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Vol. XXX No. No. 14, November 16-30, 2020
V.K.Parthasarahy, former State player and former Vice-President of the Tamil Nadu Tennis Association writes on the Big 3, two of whom have graced Chennai with their presence.
To be at the top of a tough international sport like tennis and remain there for a length of time is certainly no mean achievement. Three of the most celebrated players in the world: Roger Federer, Rafael Nadal and Novak Djokovic, all in their thirties, have been in the forefront of world tennis from 2003 onwards. During this period, they have collectively won 57 Grand Slam titles (Federer 20, Nadal 20 and Djokovic 17) and incidentally prize-money of more than 100 million dollars each. To this can be added Olympic medals, ATP tournaments and Davis Cup ties. It is notable that all three have surpassed Pete Sampras’s earlier record of 14 grand slams.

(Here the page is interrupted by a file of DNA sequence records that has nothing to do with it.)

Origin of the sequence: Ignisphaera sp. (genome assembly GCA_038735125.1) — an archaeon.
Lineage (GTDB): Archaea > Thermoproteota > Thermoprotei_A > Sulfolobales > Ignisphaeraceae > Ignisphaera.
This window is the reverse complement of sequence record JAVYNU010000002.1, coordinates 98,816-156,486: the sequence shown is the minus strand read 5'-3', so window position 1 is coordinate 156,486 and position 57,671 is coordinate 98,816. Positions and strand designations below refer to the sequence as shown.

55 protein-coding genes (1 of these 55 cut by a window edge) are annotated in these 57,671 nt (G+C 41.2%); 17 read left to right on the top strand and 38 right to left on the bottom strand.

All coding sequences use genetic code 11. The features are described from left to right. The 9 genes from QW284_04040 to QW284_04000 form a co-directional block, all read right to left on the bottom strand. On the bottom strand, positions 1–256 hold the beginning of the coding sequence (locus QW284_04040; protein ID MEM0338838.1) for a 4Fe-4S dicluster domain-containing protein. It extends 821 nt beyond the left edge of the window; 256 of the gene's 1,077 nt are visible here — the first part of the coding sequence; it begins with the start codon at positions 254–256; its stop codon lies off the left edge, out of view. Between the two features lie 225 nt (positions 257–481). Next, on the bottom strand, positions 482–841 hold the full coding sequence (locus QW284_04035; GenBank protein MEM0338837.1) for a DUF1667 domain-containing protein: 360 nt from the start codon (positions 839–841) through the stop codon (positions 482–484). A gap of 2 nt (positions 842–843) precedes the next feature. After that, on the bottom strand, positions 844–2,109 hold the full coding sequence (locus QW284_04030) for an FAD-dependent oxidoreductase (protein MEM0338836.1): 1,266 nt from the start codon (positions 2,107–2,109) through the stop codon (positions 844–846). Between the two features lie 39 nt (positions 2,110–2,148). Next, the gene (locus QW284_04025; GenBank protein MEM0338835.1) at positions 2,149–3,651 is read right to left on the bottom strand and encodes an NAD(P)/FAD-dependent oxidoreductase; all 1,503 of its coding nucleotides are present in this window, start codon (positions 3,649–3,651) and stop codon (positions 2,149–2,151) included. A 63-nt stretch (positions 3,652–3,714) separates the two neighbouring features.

There is little in common among these three stalwarts as they come from different parts of Europe, each with a distinct personality and style of play. These ambitious and fierce competitors are admittedly arch rivals but at the same time, all three are known for their sportsmanship and court manners. Over a period of time, their rivalry softened into mutual admiration and finally into friendship off the court. The story of men’s international tennis for the last fifteen years is nothing but a record of achievements of this Magnificent Trio. They have raised the standard of tennis to breath-taking heights that other aspiring players have found difficult to reach. Even equally gifted players like Del Potro of Argentina and Andy Murray of Great Britain have not been able to stay in the reckoning partly owing to injuries. The trio’s domination of the game is such that in most major tournaments, two of the three met in the final rounds as shown in the following statistics: